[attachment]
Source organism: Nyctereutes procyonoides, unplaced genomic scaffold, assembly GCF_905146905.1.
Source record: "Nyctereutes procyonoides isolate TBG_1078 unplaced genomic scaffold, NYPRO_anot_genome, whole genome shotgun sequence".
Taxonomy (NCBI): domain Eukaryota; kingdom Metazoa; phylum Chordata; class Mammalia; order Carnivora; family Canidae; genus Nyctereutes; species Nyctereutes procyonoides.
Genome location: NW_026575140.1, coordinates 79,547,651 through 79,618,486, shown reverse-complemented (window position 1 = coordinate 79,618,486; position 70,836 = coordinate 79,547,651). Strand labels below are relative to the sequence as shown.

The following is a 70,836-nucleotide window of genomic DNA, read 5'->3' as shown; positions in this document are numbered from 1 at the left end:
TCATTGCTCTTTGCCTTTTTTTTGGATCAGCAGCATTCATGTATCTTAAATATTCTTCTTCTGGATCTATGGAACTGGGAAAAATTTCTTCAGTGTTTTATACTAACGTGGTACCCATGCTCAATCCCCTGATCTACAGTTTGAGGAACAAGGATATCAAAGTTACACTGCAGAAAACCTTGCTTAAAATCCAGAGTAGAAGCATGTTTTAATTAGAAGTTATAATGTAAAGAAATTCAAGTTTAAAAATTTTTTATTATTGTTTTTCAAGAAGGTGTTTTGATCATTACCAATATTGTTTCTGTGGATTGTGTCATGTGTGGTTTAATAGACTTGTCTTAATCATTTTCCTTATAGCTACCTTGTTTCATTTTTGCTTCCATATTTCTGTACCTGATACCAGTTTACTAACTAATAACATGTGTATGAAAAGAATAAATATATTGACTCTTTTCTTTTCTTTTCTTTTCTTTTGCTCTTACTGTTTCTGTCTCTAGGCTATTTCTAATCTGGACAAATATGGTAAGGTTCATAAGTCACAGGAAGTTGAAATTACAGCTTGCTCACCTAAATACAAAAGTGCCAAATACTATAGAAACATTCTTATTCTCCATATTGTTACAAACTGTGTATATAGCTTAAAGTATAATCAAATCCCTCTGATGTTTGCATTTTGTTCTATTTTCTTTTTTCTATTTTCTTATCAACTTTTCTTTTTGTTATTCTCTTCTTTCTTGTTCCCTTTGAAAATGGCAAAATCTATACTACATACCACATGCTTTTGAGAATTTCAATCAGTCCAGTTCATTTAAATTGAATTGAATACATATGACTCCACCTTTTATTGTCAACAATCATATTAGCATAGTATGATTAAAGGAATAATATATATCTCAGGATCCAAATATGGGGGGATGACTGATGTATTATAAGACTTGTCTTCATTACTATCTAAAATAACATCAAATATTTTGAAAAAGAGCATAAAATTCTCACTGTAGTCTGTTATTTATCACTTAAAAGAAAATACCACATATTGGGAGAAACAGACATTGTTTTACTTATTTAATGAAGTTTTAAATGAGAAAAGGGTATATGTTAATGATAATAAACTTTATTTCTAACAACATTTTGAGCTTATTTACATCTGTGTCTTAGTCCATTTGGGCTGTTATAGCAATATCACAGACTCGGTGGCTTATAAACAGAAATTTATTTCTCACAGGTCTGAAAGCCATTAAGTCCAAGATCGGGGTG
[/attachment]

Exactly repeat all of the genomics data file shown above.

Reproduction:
Source organism: Nyctereutes procyonoides, unplaced genomic scaffold, assembly GCF_905146905.1.
Source record: "Nyctereutes procyonoides isolate TBG_1078 unplaced genomic scaffold, NYPRO_anot_genome, whole genome shotgun sequence".
Taxonomy (NCBI): domain Eukaryota; kingdom Metazoa; phylum Chordata; class Mammalia; order Carnivora; family Canidae; genus Nyctereutes; species Nyctereutes procyonoides.
Genome location: NW_026575140.1, coordinates 79,547,651 through 79,618,486, shown reverse-complemented (window position 1 = coordinate 79,618,486; position 70,836 = coordinate 79,547,651). Strand labels below are relative to the sequence as shown.

The following is a 70,836-nucleotide window of genomic DNA, read 5'->3' as shown; positions in this document are numbered from 1 at the left end:
TCATTGCTCTTTGCCTTTTTTTTGGATCAGCAGCATTCATGTATCTTAAATATTCTTCTTCTGGATCTATGGAACTGGGAAAAATTTCTTCAGTGTTTTATACTAACGTGGTACCCATGCTCAATCCCCTGATCTACAGTTTGAGGAACAAGGATATCAAAGTTACACTGCAGAAAACCTTGCTTAAAATCCAGAGTAGAAGCATGTTTTAATTAGAAGTTATAATGTAAAGAAATTCAAGTTTAAAAATTTTTTATTATTGTTTTTCAAGAAGGTGTTTTGATCATTACCAATATTGTTTCTGTGGATTGTGTCATGTGTGGTTTAATAGACTTGTCTTAATCATTTTCCTTATAGCTACCTTGTTTCATTTTTGCTTCCATATTTCTGTACCTGATACCAGTTTACTAACTAATAACATGTGTATGAAAAGAATAAATATATTGACTCTTTTCTTTTCTTTTCTTTTCTTTTGCTCTTACTGTTTCTGTCTCTAGGCTATTTCTAATCTGGACAAATATGGTAAGGTTCATAAGTCACAGGAAGTTGAAATTACAGCTTGCTCACCTAAATACAAAAGTGCCAAATACTATAGAAACATTCTTATTCTCCATATTGTTACAAACTGTGTATATAGCTTAAAGTATAATCAAATCCCTCTGATGTTTGCATTTTGTTCTATTTTCTTTTTTCTATTTTCTTATCAACTTTTCTTTTTGTTATTCTCTTCTTTCTTGTTCCCTTTGAAAATGGCAAAATCTATACTACATACCACATGCTTTTGAGAATTTCAATCAGTCCAGTTCATTTAAATTGAATTGAATACATATGACTCCACCTTTTATTGTCAACAATCATATTAGCATAGTATGATTAAAGGAATAATATATATCTCAGGATCCAAATATGGGGGGATGACTGATGTATTATAAGACTTGTCTTCATTACTATCTAAAATAACATCAAATATTTTGAAAAAGAGCATAAAATTCTCACTGTAGTCTGTTATTTATCACTTAAAAGAAAATACCACATATTGGGAGAAACAGACATTGTTTTACTTATTTAATGAAGTTTTAAATGAGAAAAGGGTATATGTTAATGATAATAAACTTTATTTCTAACAACATTTTGAGCTTATTTACATCTGTGTCTTAGTCCATTTGGGCTGTTATAGCAATATCACAGACTCGGTGGCTTATAAACAGAAATTTATTTCTCACAGGTCTGAAAGCCATTAAGTCCAAGATCGGGGTG